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Definition of HVI Parameters

High Volume Instrument is used to test fibre quality

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Spinning Consistency Index (SCI)

Spinning Consistency Index (SCI) is a calculated value based on a regression equation. This equation takes into account all HVI properties and calculates one value to be used on each sample tested. The SCI is an index derived with data from a large number of cotton samples having a wide range in properties that is related to test data from yarn spun from each sample.

The following are SCI equation for the most important HVI measurements:

SCI = – 414.67 + (2.9 x Strength) – (9.32 x Mic) + (49.17 x Length in inch) + (4.74 x Uniformity Index) + (0.65 x Rd) + (0.36 x +b)

Moisture Content (Mst)

Cotton is a hygroscopic fibre, it absorbs moisture from a high humid atmosphere and evaporates it when stored in dry atmosphere. For smooth spinning operation, the cotton fibre should have moisture in the range of 6 to 8 per cent. Moisture content below this limit causes high fluff generation and higher end breaks, while cotton having high moisture content is difficult to open and clean in Blow Room-carding, hence creating very high imperfection and yarn slubs which again cause end-downs at ring frame stage, lowering the production efficiency with increase in yarn imperfection and defects.

Fineness/Micronaire of fibre (Mic)

The second most important factor for spinning mills to decide the count pattern is fineness of cotton fibre that is commonly known as micronaire. Same as fibre length, it is also the deciding factor for cotton selection and spin plan of a spinning mill.

Maturity (Mat)

Maturity of cotton fibre is related with its growing process. A fully mature fibre means the fibre has achieved its complete growth process and has developed in all respects. Mature fibres achieve and exhibit better fibre properties in all respect as per their origin of variety characteristics.

In HVI testing, the maturity index is a relative value that is calculated by using a sophisticated algorithm including other HVI measurements, such as micronaire, strength and elongation. It indicates the degree of cell wall thickness within a cotton sample.

Upper Half Mean Length (UHML)

UHML is the mean length by the number of fibers in the largest half by weight of fibers in a cotton sample, usually measured from the fibrogram. Upper half mean length is normally equivalent to the staple length.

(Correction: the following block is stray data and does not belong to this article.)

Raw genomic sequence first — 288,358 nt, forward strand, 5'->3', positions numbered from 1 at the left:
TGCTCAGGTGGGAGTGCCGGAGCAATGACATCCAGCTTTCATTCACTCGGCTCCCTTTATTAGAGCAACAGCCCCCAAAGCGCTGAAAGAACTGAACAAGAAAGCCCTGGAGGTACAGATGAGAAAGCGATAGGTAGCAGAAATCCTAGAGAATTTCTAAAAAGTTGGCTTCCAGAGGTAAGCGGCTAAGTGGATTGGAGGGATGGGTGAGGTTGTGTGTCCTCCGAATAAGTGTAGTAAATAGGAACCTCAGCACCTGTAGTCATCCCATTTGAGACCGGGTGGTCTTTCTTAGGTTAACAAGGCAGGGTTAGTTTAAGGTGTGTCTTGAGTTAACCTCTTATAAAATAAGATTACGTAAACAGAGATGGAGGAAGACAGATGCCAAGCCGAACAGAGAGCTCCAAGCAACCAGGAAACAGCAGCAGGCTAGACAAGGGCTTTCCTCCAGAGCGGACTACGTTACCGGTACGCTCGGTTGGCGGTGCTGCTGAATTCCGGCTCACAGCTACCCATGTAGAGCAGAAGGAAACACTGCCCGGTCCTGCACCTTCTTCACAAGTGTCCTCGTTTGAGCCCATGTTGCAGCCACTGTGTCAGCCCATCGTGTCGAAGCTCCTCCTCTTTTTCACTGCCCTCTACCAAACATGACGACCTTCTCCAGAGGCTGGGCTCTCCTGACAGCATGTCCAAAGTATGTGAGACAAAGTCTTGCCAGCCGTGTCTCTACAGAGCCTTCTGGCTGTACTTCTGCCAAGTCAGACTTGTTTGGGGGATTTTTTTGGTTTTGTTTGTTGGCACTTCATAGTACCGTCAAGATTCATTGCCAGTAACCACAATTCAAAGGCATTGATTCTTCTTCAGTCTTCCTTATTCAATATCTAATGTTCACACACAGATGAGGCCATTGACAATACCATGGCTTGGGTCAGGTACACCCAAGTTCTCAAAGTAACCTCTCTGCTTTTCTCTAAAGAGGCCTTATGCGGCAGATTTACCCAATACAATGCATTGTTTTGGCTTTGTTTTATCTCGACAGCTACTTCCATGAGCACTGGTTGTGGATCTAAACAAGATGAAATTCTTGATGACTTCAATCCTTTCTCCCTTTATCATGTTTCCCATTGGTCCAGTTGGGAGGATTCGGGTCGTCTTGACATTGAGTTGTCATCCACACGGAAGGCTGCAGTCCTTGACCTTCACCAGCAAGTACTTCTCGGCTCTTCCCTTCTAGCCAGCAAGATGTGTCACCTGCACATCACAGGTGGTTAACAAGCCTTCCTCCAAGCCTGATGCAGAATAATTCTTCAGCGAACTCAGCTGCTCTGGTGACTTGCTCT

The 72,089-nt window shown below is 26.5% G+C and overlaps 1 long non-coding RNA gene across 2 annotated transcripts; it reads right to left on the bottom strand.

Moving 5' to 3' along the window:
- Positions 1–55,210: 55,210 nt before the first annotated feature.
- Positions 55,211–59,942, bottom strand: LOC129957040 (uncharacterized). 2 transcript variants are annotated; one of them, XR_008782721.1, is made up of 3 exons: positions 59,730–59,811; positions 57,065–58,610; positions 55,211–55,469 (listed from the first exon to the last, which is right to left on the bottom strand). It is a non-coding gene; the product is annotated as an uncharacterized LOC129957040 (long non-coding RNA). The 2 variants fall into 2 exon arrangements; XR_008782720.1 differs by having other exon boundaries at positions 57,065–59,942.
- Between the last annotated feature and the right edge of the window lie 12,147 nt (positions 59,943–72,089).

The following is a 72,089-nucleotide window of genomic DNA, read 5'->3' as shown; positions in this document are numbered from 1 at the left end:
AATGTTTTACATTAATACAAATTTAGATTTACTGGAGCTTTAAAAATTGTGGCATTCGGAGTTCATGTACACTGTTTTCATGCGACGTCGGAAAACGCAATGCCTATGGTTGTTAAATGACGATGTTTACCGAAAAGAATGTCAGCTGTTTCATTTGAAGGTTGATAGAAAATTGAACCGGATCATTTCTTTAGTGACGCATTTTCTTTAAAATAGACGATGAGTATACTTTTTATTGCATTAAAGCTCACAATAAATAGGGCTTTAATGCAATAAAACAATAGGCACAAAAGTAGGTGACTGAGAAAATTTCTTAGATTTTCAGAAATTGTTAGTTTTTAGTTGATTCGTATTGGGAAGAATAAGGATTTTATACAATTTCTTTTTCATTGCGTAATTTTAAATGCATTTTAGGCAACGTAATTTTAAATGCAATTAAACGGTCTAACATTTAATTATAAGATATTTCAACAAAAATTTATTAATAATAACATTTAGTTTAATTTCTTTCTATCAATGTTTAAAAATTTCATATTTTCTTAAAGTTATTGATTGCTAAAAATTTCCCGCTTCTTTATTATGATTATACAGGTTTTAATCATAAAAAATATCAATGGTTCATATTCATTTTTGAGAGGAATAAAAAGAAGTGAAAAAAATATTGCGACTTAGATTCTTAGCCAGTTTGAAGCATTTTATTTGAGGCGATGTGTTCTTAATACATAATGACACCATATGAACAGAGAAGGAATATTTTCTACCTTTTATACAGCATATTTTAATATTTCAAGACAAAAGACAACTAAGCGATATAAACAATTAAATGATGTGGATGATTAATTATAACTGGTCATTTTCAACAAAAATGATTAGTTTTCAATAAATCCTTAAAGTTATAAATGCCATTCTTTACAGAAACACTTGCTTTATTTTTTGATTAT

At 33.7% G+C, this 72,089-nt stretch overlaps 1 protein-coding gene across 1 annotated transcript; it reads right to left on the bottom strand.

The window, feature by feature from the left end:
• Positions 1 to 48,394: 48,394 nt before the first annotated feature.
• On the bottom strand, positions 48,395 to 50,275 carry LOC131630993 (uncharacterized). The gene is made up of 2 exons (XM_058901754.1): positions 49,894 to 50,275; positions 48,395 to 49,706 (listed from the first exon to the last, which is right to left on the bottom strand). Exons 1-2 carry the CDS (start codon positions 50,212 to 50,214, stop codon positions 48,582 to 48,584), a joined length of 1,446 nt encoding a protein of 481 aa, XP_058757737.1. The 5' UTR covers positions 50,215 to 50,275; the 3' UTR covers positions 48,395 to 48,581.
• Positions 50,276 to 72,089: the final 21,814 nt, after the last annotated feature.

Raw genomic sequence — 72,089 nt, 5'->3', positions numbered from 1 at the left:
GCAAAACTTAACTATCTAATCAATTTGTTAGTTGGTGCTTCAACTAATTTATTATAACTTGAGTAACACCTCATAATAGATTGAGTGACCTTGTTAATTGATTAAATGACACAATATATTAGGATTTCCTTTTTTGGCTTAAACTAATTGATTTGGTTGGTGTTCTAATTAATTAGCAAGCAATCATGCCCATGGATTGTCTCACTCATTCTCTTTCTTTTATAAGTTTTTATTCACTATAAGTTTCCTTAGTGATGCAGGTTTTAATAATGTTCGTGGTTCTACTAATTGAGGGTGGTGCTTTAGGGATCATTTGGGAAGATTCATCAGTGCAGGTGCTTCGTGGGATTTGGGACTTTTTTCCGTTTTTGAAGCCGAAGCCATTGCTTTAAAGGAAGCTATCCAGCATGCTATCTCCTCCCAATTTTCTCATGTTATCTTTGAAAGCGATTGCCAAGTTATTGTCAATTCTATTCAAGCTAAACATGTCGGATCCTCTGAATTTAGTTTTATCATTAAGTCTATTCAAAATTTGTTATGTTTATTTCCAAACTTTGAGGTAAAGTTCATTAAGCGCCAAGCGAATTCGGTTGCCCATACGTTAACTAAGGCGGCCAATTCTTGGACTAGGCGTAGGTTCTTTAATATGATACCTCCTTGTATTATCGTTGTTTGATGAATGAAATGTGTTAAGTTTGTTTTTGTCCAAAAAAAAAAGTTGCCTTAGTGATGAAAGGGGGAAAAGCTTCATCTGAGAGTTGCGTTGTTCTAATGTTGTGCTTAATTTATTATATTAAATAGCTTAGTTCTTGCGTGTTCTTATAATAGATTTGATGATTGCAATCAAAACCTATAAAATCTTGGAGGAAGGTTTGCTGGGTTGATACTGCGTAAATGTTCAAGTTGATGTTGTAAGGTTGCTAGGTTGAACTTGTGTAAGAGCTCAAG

Uniformity

Settings of spinning drafting rollers depends on the length of fibres. To obtain optimized and correct spinning draft roller settings fibre uniformity is very important factor. Cotton fibre with low uniformity causes very high variation in process and creates difficulties for spinners to set the right setting for particular cotton mixing.

Short fibre (SF)

Fibre lengths below half inch, ie, below 12.5 mm are considered as short fibres. High short fibre % in cotton leads to many problems in spinning process such as high-end breaks, excessive yarn defects, very high fluff generation, lower machine efficiency, lower yarn realization and higher worker turnover.

Fibre strength (Str)

Fibre strength is an important factor for working of spinning process and yarn strength. Fibre strength is directly proportionate to yarn strength and working performance of spinning machines. However, it seems that strength of fibre is also related to others cotton properties like fibre length, micronaire and maturity. Fibre bundle strength is a deciding factor for spinning machine speeds. If fibre is not adequately stronger, then there has to be a compromise with production rate and force to reduce speed of machines. Similarly, ultimate yarn strength will be less as required.

Elongation (Elg)

Elongation is specified as a percentage of the starting length. The elastic elongation is of decisive importance since textile products without elasticity would hardly be useable. They must be able to deform and also return to shape. The fiber elongation should therefore be at least 1-2% and preferably slightly more.

The grater crease-resistance of wool compared with cotton arises for examples from the difference in their elongation cotton 6-10%, wool 25-45%.

Reflectance (Rd)

Reflectance of the surface of a material is its effectiveness in reflecting radiant energy. It is the fraction of incident electromagnetic power that is reflected at an interface. The reflectance spectrum or spectral reflectance curve is the plot of the reflectance as a function of wavelength.  Usually in Indiana cotton Rd values lie between 72 and 82. For better Control, it is advisable to maintain Rd value range below 5 in daily mixing plan.

Yellowness (+b)

 +b value significantly differs region-wise and variety-wise. In Indian cotton, +b lies in Range of 6.0 and 11.0. It is better to maintain the +b range between 2.5 in one variety of Cotton mixing.

Colour Grade (CGrd)

Variation in color grade is a major responsible factor for shade variation in cotton yarn and fabric.

Trash Content (TrCnt)

High trash content in mixing causes higher waste extraction, high end breaks rate at ring frame, higher yarn imperfection and Classimat faults. It also appears as black dots in greige fabric, usually known as kitti particles.

Co-efficient of Variation (CV%)

The coefficient of variation (CV) is a statistical measure of the dispersion of data points in a data series around the mean. The coefficient of variation represents the ratio of the standard deviation to the mean, and it is a useful statistic for comparing the degree of variation from one data series to another, even if the means are drastically different from one another. [9]

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